• Buddy Baker, who composed more than 200 pieces for Disney films, TV shows, and theme parks, scored the rainy sequence. Although he retired from the Studio in 1983, Buddy returned in the late 1990s to score the soundtrack to The Many Adventures of Winnie the Pooh attraction for Walt Disney World. As part of the attraction, guests hear the classic song in “The Floody Place,” where their Hunny Pot vehicles tilt and bob along rushing currents. To re-create the film’s music for the ride-through experience, Buddy referenced original music lead sheets from the 1960s. And here’s another fun musical fact: more than half of the players in the attraction’s 35-piece orchestra had performed for the original Winnie the Pooh films three decades earlier!

Blue umbrella and Red umbrella

The Blue Umbrella (2013)

  • In this 2013 Disney•Pixar short, as the rain starts to fall, a city comes alive with the sounds of “dripping rain pipes, whistling awnings, and gurgling gutters.” Amid this bustling setting, audiences’ hearts melt as a pair of umbrellas falls in love.
  • The innovative short film originated in Pixar’s camera and staging department, as opposed to the animation or story departments. The storyline popped into the mind of director Saschka Unseld while spotting a broken umbrella on the side of a San Francisco street during a rainy day walk.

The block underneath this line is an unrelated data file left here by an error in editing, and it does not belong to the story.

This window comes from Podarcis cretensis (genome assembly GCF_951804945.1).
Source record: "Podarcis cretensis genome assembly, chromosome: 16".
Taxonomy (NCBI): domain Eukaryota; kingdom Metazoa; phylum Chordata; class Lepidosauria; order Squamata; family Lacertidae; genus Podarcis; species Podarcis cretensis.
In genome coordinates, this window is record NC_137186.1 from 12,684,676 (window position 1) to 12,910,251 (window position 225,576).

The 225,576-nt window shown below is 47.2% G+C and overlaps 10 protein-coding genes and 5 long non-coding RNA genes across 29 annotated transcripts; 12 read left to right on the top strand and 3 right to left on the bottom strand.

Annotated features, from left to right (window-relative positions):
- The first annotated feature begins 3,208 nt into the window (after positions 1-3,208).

• At one point, the production team envisioned the city serving the role of a “Greek Chorus,” initially signing to celebrate the rain and later performing songs of love and mourning.

And now, our discussion of showers gives way to some beautiful Disney flowers…

Alice in Wonderland

“All in the Golden Afternoon”—Alice in Wonderland (1951)

  • Some of the most memorable (and talkative) flowers in the Disney film canon come from the “Garden of Live Flowers” in the 1951 animated feature. There, dizzy daffodils, lazy daisies, and other beautiful blooms perform “All in the Golden Afternoon”—a song whose title was derived from the Lewis Carroll poem featured in his 1865 classic, Alice’s Adventures in Wonderland.
  • Studio artist Mary Blair used her unique color stylings to create a variety of concept pieces that would strongly influence the final look of the film and its characters. Among her many depictions of personified flowers was one that never made it into the final picture—crabgrass!